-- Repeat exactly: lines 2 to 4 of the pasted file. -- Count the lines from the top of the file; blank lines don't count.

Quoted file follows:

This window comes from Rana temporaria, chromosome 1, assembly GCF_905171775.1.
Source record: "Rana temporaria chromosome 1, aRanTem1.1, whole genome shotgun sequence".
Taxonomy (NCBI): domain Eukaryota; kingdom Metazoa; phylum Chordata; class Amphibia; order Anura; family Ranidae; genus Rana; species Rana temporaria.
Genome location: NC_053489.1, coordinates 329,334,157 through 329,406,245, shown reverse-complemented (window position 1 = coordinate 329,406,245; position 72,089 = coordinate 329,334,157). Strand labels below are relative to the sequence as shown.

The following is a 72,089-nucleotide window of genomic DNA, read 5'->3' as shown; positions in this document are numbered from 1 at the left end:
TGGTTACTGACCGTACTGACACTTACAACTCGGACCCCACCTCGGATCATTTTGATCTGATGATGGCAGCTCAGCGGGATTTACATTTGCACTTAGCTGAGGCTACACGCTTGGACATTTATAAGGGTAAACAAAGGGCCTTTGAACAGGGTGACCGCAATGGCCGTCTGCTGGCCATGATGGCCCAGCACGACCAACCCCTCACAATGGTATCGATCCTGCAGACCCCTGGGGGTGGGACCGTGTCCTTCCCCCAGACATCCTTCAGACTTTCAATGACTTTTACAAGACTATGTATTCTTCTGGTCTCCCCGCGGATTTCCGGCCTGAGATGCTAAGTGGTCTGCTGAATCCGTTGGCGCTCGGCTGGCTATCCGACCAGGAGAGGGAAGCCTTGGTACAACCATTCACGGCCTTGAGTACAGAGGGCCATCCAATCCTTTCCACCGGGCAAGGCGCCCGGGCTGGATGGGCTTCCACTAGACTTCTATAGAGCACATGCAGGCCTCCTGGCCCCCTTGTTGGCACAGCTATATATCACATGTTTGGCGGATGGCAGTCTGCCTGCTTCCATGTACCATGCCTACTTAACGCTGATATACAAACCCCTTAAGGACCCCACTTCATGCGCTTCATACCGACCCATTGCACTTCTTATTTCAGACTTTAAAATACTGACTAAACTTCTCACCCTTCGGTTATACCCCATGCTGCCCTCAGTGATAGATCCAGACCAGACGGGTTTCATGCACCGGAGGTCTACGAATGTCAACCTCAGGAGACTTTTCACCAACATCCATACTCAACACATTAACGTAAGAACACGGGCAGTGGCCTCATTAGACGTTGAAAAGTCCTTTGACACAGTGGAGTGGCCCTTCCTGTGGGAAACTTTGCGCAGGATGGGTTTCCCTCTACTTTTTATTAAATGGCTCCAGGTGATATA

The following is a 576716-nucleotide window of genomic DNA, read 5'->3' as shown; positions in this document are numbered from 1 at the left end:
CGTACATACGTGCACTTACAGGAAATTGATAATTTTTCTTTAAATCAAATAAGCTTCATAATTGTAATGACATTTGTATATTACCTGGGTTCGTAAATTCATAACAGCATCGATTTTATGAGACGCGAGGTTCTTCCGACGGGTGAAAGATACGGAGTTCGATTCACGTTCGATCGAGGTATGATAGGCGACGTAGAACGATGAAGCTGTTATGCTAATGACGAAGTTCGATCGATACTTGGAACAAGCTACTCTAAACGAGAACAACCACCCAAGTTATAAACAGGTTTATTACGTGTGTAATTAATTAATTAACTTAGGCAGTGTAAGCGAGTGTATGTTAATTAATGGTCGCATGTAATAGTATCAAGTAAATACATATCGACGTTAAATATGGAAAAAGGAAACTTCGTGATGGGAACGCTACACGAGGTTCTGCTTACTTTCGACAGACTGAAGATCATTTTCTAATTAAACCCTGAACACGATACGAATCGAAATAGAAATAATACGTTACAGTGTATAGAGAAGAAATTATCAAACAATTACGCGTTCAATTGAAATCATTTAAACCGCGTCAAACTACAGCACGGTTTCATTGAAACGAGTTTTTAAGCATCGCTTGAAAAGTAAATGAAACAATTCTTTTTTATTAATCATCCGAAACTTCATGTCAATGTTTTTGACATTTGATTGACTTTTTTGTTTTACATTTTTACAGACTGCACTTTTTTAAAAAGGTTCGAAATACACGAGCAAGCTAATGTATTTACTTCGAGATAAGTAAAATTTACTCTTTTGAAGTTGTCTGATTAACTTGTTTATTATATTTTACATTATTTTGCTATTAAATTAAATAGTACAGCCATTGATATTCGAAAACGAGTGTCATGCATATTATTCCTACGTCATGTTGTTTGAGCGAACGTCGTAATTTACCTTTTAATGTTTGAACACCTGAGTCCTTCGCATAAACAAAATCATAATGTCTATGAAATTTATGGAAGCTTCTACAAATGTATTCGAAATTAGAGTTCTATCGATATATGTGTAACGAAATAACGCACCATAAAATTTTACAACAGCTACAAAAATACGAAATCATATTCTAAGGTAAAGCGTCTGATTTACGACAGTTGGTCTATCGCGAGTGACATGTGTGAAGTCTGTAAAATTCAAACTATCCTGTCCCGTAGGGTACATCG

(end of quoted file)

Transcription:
Source record: "Rana temporaria chromosome 1, aRanTem1.1, whole genome shotgun sequence".
Taxonomy (NCBI): domain Eukaryota; kingdom Metazoa; phylum Chordata; class Amphibia; order Anura; family Ranidae; genus Rana; species Rana temporaria.
Genome location: NC_053489.1, coordinates 329,334,157 through 329,406,245, shown reverse-complemented (window position 1 = coordinate 329,406,245; position 72,089 = coordinate 329,334,157). Strand labels below are relative to the sequence as shown.